Along with the white dress, the flowers, and the coming together of family members, the wedding ring is probably the most universally memorable and recognisable symbol of the unity of two individuals in the ceremony of marriage. The wedding ring is a symbol of unity and commitment in a world where traditional values are often overlooked in favour of instant gratification.
Following the big day, unlike the flowers that will wilt over a few days, and unlike the dress that will gradually descend into disrepair and tatters, unlike the hangovers that quickly fade, the wedding band will last for centuries and perhaps, forever.
Rings are often handed down through generations, and gather the status of family heirlooms. They are treasured within families and looked upon as objects with an almost sacred quality.
But when did the exchange of wedding rings, historically, originate from?
What’s the history behind the wedding ring?
Archaeological evidence suggests ancient Egyptians exchanged rings back in 4000BC.
Back then the rings were less durable, being made from reeds, leather, and bone rather than from precious stones and metals. The rings back then, like those of today, were also worn on the fourth finger on the left hand.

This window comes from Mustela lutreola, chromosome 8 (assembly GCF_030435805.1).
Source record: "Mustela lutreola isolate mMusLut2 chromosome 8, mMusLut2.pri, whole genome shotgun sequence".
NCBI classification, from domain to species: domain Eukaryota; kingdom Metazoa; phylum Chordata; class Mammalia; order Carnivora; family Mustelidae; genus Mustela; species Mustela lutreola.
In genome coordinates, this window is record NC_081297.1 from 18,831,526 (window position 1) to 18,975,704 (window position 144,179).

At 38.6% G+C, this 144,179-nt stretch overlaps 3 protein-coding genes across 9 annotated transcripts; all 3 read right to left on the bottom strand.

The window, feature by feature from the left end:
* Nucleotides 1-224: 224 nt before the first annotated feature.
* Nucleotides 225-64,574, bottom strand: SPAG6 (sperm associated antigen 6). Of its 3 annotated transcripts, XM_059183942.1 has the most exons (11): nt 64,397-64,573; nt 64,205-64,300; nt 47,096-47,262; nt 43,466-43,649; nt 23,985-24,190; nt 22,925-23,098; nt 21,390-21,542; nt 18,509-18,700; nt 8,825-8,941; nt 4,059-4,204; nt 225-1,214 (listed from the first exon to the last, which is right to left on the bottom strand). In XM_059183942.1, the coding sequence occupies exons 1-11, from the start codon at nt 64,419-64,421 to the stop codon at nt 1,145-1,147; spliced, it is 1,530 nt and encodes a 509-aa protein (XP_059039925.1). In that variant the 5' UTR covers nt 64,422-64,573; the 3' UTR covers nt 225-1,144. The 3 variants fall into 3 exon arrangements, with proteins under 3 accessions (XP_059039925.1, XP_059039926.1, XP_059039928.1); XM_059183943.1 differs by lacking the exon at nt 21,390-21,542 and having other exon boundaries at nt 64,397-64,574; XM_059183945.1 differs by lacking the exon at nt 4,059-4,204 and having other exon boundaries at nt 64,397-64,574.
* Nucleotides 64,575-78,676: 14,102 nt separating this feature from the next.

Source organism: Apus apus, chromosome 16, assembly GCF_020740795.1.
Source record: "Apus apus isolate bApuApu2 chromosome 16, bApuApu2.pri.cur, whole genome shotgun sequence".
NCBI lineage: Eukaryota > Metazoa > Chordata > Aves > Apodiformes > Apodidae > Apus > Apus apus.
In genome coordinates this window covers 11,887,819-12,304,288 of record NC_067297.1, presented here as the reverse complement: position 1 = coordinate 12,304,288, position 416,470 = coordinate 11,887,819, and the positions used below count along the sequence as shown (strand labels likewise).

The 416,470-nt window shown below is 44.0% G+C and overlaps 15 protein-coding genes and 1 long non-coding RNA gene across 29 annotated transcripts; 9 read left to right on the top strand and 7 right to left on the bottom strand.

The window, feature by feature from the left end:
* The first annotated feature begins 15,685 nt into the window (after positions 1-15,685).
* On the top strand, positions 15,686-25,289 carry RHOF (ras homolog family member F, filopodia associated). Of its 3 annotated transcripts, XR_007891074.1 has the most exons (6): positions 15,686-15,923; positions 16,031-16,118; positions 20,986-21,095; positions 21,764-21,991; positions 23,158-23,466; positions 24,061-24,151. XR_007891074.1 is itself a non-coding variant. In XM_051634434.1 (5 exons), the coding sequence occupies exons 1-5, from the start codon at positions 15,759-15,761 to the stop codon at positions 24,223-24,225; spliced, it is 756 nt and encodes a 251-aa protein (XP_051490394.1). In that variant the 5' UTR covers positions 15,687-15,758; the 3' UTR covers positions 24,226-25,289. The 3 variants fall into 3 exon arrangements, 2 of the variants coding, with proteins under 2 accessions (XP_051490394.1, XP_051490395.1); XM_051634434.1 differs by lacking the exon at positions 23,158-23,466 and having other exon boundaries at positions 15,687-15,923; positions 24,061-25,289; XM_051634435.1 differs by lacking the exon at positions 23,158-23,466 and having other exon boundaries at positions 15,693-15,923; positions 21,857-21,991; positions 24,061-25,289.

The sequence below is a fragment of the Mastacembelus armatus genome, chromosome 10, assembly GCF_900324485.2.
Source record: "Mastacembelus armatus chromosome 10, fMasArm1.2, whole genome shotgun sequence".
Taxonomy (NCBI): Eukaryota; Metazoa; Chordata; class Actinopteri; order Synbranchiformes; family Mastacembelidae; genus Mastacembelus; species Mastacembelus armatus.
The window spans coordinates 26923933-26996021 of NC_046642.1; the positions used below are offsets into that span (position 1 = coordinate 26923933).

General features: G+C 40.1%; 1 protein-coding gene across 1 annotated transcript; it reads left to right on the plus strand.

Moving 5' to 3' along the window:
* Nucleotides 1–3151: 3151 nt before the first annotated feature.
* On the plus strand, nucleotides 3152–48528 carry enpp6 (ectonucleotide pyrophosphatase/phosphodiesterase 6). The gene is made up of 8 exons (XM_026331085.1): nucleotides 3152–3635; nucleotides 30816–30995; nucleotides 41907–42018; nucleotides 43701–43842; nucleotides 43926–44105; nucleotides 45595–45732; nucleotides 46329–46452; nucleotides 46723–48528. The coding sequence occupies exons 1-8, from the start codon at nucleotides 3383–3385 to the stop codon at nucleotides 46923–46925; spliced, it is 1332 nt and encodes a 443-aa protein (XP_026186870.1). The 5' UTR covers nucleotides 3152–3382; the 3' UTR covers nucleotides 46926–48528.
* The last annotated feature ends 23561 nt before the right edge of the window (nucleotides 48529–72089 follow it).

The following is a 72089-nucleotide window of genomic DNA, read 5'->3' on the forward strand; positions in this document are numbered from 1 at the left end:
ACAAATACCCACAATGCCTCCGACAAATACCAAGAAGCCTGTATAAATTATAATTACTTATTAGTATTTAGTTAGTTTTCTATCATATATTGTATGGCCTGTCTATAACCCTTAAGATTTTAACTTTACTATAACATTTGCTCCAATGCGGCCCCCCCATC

Both the Greeks and the Romans followed the tradition, with the Romans introducing an iron bridal ring thus updating the band to one of permanent durability.
Western traditions finally found their way east, with different spins. Puzzle rings, designed to completely fall apart or be removed, became popular, meaning that now rings were a real symbol of a binding contract.
Then the modern wedding ring was born.
Today wedding ring retailers such as https://vinnyandcharles.com/collections/wedding-rings
produce hand-crafted rings from ethically sourced materials in a range of colours, designs, and styles. Lab-grown diamonds are now available alongside stones originally sourced from mines. The choice of wedding ring design has never been more versatile and comprehensive.
So, in conclusion, from ancient Egyptian reed rings to modern lab-grown diamond wedding bands, the humble wedding ring has become an important and much -loved part of human history.
Whether we choose a ring of a simple nature or an ornate symbol of marriage we know that we are part of a rich history of design evolution that will probably remain with us forever